- Posts: 63
Wang, Chen, Usinger, and Reeve published a mode of administration study comparing phone interview and computer self-administration.
Qual Life Res. 2017 Nov;26(11):2973-2985. doi: 10.1007/s11136-017-1640-3.
To evaluate measurement invariance (phone interview vs computer self-administered survey) of 15 PROMIS measures responded by a population-based cohort of localized prostate cancer survivors.
Participants were part of the North Carolina Prostate Cancer Comparative Effectiveness and Survivorship Study. Out of the 952 men who took the phone interview at 24 months post-treatment, 401 of them also completed the same survey online using a home computer. Unidimensionality of the PROMIS measures was examined using single-factor confirmatory factor analysis (CFA) models. Measurement invariance testing was conducted using longitudinal CFA via a model comparison approach. For strongly or partially strongly invariant measures, changes in the latent factors and factor autocorrelations were also estimated and tested.
Six measures (sleep disturbance, sleep-related impairment, diarrhea, illness impact-negative, illness impact-positive, and global satisfaction with sex life) had locally dependent items, and therefore model modifications had to be made on these domains prior to measurement invariance testing. Overall, seven measures achieved strong invariance (all items had equal loadings and thresholds), and four measures achieved partial strong invariance (each measure had one item with unequal loadings and thresholds). Three measures (pain interference, interest in sexual activity, and global satisfaction with sex life) failed to establish configural invariance due to between-mode differences in factor patterns.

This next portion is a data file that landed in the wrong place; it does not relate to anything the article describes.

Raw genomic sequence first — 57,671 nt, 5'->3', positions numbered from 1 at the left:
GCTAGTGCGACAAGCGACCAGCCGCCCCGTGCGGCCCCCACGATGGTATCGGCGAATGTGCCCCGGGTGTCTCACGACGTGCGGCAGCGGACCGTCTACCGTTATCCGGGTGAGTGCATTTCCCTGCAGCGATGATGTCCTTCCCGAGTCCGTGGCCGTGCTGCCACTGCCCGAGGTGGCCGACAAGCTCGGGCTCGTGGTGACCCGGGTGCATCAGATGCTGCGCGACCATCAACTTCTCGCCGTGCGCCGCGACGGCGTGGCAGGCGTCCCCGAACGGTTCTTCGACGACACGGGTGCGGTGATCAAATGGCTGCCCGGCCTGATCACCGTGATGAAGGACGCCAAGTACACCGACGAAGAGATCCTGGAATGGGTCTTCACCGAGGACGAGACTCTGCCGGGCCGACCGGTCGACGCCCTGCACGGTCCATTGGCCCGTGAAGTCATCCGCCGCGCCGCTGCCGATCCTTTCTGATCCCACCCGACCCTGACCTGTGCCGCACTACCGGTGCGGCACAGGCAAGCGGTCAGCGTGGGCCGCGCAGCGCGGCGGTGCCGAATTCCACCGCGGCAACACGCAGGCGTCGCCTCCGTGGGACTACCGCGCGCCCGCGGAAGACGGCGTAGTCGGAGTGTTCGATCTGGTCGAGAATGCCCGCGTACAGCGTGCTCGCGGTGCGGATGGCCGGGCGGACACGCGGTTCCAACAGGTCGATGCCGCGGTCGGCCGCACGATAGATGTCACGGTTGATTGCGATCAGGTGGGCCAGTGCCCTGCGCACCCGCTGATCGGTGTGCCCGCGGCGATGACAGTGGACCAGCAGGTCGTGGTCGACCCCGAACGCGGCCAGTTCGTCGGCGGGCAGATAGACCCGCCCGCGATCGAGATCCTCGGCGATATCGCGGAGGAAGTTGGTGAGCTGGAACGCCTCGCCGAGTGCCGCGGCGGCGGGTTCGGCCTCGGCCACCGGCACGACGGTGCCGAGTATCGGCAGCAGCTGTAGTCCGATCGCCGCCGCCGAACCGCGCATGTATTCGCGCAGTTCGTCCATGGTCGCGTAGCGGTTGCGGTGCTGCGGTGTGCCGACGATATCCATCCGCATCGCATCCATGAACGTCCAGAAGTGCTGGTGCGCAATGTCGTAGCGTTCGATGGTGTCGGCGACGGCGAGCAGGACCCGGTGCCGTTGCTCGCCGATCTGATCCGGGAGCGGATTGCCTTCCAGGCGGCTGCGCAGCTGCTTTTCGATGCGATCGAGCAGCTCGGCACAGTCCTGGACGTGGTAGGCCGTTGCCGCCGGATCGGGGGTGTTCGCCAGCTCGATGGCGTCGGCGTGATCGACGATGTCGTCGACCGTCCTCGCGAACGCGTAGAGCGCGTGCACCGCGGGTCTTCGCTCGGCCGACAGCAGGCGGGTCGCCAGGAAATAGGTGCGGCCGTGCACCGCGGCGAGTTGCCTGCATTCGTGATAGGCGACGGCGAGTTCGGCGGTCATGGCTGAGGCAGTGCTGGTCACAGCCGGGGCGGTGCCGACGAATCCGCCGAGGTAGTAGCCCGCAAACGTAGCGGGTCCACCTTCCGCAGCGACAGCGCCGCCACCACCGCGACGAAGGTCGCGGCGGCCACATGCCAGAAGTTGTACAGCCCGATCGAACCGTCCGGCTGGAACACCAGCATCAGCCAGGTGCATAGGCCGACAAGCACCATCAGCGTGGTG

This study supports the use of phone-based live interviewers in lieu of PC-based assessment (when needed) for many of the PROMIS measures.
It is interesting that the Magnus et al. study found essentially no mode effect for telephone interviewer-administration than self-administration. That article cited the Hanmer et al. (2007) article that analyzed 4939 subjects from JCUSH, 23,006 from MEPS,
3844 from NHMS, and 3878 from USVEQ. Hanmer et al. found that telephone administration yielded more positive
HRQoL estimates than self-administration in older age (70 and older) groups. Other studies have also found similar results, e.g., Hays, Kim, Spritzer, Kaplan, Tally, Feeny, Liu, & Fryback, D. G. (2009). Effects of mode and order of administration on generic health-related quality of life scores. Value in Health, 12, 1035-1039: